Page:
If you like action, if you like fantasy, if you like suspense—hell, if you like ponies—I suspect you'll find something to like about Chronomistress. It's not one of the best stories I've ever read, but of the stories I've read that aren't the best stories I've ever read, it's one of the best.
Fluttershy bent to pick up the bag of apples in her teeth, but hesitated. She looked past Applejack’s shoulder. “Maybe I’ll come and buy more apples tomorrow.”
Never a Rainbow is an interesting look at what might’ve happened, had Rainbow never performed the Sonic Rainboom. It may not be the first story to ever do this, and certainly won’t be the last. However, what makes it stand out, to me, is its ability to weave such a compelling and captivating story in such a short amount of time.
More than just making it stand out though, Never a Rainbow’s length is what makes it so enjoyable.
Think “My Little Pony” meets “It’s a Wonderful Life” as told by two of the latter’s side characters, and you have “Never a Rainbow.”
Rainbow Dash’s Sonic Rainboom was instrumental in bringing the Elements of Harmony together. So what if the Rainboom never happened? What if the intrepid speedster never existed? This story examines what the lives of two of our heroines would be like if not for the rainbow explosion that changed their fates. How will their destinies change without the Element of Loyalty? You might just be surprised at what stays the same—and what is different.
If you’re looking for a story both touching and bleak, I recommend giving this one a go.
Never A Rainbow, like Pip, is a two-thousand word short told almost entirely over the space of a single conversation; unlike Pip, it is tragic and thought-provoking, at times startlingly so.
It's difficult to say much about Never A Rainbow without spoiling some of its most rewarding surprises... but, we're trying it. The story concept strikes me as one that, while it may have been done before, is worth doing more than once. The conversation in the main scene flows with remarkable facility, and watching the play of the characters' words and thoughts is enjoyable. The story's main attraction, though, is the gradual unveiling of the actual events it describes. These events, both those made explicit in the text and those left to the reader's inference, are depressingly probable given the story's premise, and I feel I would enjoy reading a much longer story or two set in its version of Equestria. The feeling that persists upon finishing Never A Rainbow is one of having been shown a terrifying image—a single morbid, still-photograph from a much larger slideshow of suffering.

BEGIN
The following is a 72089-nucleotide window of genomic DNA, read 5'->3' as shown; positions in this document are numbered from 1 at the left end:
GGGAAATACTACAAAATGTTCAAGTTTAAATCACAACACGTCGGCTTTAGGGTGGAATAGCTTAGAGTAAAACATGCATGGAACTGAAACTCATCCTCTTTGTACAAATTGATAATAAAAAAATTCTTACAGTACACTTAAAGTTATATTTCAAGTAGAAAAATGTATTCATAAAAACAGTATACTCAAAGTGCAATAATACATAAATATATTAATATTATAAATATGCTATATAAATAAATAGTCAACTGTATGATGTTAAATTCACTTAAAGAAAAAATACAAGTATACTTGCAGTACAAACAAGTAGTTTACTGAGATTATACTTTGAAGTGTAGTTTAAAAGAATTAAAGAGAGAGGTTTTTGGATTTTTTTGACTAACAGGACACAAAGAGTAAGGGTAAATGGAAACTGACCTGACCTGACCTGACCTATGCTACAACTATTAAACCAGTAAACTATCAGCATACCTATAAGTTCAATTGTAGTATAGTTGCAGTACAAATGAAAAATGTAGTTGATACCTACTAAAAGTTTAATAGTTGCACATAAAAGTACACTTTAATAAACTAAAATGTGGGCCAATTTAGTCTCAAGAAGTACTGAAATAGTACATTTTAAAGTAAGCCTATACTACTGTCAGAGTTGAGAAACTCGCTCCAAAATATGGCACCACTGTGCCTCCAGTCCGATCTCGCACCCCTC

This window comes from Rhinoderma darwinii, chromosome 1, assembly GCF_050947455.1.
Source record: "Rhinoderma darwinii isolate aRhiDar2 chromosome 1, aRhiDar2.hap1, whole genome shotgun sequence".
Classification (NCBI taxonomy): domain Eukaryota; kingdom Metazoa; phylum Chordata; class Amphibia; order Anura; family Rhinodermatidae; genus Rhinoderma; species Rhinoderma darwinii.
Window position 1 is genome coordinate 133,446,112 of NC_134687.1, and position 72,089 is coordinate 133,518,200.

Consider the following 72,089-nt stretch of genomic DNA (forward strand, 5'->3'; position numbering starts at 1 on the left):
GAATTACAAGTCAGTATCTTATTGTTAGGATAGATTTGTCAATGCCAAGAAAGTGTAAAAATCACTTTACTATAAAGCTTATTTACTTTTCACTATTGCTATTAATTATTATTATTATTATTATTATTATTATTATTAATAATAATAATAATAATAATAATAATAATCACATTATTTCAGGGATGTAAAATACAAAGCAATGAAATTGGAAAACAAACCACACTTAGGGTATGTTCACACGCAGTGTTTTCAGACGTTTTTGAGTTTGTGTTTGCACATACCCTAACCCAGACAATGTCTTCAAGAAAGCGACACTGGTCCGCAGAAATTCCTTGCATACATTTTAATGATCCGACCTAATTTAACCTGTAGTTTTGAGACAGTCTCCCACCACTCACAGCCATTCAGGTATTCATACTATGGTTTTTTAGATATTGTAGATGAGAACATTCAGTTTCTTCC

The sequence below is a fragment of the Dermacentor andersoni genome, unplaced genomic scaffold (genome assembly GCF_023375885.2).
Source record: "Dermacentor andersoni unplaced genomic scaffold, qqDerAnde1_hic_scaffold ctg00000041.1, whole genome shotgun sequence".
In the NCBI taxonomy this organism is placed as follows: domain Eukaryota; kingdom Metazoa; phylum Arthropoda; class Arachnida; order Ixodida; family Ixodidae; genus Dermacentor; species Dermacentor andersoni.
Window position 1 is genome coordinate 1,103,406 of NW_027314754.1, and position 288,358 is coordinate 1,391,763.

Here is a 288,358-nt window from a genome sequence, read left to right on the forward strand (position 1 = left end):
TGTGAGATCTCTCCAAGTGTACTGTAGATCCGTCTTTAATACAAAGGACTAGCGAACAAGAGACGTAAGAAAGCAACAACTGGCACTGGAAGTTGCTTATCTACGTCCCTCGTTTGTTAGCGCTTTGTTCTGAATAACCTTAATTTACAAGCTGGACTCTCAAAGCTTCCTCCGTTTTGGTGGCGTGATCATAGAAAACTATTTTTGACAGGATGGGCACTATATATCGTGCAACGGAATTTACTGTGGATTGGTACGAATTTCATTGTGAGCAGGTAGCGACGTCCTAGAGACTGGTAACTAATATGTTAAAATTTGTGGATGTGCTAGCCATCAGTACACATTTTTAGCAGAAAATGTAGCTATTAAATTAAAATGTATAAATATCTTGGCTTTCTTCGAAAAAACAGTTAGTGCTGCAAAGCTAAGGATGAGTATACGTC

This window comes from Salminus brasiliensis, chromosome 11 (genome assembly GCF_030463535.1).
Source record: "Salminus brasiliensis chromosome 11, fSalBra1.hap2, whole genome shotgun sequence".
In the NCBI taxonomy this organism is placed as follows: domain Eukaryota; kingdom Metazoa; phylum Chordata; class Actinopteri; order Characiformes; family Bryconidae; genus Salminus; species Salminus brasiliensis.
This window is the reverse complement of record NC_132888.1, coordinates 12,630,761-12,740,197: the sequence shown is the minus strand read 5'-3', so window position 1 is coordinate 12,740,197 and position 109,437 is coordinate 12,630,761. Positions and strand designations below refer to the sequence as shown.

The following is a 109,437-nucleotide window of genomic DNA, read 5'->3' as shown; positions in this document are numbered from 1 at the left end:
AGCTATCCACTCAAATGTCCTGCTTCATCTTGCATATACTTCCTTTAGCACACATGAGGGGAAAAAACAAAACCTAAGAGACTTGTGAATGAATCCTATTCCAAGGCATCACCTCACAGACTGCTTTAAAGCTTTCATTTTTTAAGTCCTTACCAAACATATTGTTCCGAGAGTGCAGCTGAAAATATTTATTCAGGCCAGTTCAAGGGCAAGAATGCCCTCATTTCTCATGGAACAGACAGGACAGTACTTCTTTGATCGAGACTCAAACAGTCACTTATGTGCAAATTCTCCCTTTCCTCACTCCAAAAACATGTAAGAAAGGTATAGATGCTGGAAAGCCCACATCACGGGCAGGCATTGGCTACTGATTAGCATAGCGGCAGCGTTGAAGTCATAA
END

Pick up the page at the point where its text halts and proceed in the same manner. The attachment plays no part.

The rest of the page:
To anyone who enjoys thinking about the nature of Equestria, what-if questions, questions of identity, or alternate universes, I'd recommend this story as being well worth its reading time.
*** Please note: The reviews are done by a group of individuals whose only relation to fimfiction is that they have proven themselves to be dedicated and honest members of the community and are providing the reviews for the post—because that’s what this is about: the fimfiction community. None of the Fimfiction Staff members are endorsing or promoting the particular authors, reviewers, or the stories reviewed; we are just providing a means for others to find good stories they might have missed.
DO NOT, I repeat, DO NOT PM the reviewers asking them to review your story. There are lots of them, so have faith in them and in your story, they'll get there.
In the meantime, you can find the Reviews in the Seattle's Angel's Group!
~WD & Seattle_lite